European Journal of Clinical Pharmacology

, Volume 60, Issue 2, pp 115–119 | Cite as

The geographic relationship between the use of antimicrobial drugs and the pattern of resistance for Streptococcus pneumoniae in Italy

  • D. Boccia
  • S. Spila Alegiani
  • A. Pantosti
  • M. L. Moro
  • G. Traversa
Pharmacoepidemiology and Prescription



A temporal relationship between the increasing use of antibiotics and the increasing levels of antibiotic resistance has been established for Streptococcus pneumoniae. There are also data that support the presence of a geographic correlation between the level of resistance and the pattern of use among different countries and even within the same country. The aim of this study was to evaluate the potential geographic correlation between the use of β-lactams and erythromycin in different Italian regions and the resistance of these antibiotics to invasive strains of S. pneumoniae during the period 1999–2000.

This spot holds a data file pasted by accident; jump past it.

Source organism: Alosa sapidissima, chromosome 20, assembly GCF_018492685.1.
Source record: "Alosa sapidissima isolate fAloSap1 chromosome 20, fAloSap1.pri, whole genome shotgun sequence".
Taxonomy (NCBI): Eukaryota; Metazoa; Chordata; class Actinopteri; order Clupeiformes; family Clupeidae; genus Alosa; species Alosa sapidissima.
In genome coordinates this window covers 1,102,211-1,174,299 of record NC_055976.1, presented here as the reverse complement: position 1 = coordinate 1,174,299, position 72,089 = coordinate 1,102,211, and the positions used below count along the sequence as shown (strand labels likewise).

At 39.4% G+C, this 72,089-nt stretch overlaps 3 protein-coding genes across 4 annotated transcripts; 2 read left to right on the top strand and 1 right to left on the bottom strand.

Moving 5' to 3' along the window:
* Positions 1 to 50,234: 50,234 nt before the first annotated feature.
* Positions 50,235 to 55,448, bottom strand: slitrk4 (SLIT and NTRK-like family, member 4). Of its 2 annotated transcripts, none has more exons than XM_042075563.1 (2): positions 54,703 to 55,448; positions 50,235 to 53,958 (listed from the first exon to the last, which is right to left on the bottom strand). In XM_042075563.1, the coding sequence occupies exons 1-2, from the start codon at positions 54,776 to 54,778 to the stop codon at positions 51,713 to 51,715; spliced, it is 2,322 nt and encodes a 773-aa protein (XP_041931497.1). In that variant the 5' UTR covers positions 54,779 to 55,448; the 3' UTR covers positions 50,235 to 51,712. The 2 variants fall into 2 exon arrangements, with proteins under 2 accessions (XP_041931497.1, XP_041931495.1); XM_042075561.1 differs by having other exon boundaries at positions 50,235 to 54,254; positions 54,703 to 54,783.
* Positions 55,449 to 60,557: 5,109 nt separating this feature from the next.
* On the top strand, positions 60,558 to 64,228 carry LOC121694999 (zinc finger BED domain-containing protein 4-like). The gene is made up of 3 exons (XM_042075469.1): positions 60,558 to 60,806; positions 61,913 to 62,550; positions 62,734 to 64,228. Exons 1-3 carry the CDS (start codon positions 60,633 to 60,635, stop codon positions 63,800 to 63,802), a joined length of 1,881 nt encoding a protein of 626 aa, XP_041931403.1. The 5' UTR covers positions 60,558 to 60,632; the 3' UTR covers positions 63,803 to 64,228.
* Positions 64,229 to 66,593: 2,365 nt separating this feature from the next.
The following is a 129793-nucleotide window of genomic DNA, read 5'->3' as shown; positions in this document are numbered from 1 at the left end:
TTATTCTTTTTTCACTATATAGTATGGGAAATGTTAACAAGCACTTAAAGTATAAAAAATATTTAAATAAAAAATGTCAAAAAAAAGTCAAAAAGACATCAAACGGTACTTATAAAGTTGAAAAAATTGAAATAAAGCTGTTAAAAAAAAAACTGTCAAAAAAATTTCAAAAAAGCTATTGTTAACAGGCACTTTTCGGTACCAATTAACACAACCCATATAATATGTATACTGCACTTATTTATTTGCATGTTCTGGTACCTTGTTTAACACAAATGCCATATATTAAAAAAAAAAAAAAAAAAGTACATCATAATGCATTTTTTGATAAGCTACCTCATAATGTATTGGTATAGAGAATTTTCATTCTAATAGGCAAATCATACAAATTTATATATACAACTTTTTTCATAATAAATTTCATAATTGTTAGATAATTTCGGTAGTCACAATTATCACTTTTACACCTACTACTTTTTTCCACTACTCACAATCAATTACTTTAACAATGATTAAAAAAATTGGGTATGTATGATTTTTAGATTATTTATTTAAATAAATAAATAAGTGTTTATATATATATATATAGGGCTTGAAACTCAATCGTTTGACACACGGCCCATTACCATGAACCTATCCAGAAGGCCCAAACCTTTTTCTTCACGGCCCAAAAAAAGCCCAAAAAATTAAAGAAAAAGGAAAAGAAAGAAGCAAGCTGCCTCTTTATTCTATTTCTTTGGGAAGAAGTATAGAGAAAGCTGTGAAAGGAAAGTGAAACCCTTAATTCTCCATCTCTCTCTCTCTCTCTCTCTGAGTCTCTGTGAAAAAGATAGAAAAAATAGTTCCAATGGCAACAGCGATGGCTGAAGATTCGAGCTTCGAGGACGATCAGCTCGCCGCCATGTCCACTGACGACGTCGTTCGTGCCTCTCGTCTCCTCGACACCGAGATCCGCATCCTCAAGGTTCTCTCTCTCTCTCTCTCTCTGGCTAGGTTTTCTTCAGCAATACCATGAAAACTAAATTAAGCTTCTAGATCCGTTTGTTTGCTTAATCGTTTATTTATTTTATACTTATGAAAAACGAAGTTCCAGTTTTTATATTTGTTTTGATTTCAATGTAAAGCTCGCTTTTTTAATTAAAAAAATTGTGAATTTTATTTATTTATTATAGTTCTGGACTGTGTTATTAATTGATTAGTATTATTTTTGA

Ecological study


In Italy the mean level of resistance for penicillin and erythromycin was 11.4% and 28.9%, respectively. The highest level of resistance for both antibiotics was observed in central and southern regions (i.e. Campania, Lazio and the combined regions of Calabria, Puglia and Sicilia). These regions were also those with the highest consumption of antibiotics. A strong correlation was found between the prevalence of resistance to erythromycin and the regional use of macrolides (r=0.93, P=0.001) and β-lactams (r=0.84, P=0.002). With regard to penicillin resistance, the greatest correlation was observed for oral penicillin (r=0.85, P=0.002).


Our study provides further evidence of the association between regional level of antibiotic use and prevalence of antibiotic resistance.


Ecological study Penicillin Macrolides 


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Copyright information

© Springer-Verlag 2004

Authors and Affiliations

  • D. Boccia
    • 1
  • S. Spila Alegiani
    • 1
  • A. Pantosti
    • 1
  • M. L. Moro
    • 1
  • G. Traversa
    • 1
  1. 1.Health Protection Agency (CDSC)Communicable Disease Surveillance CentreLondon UK

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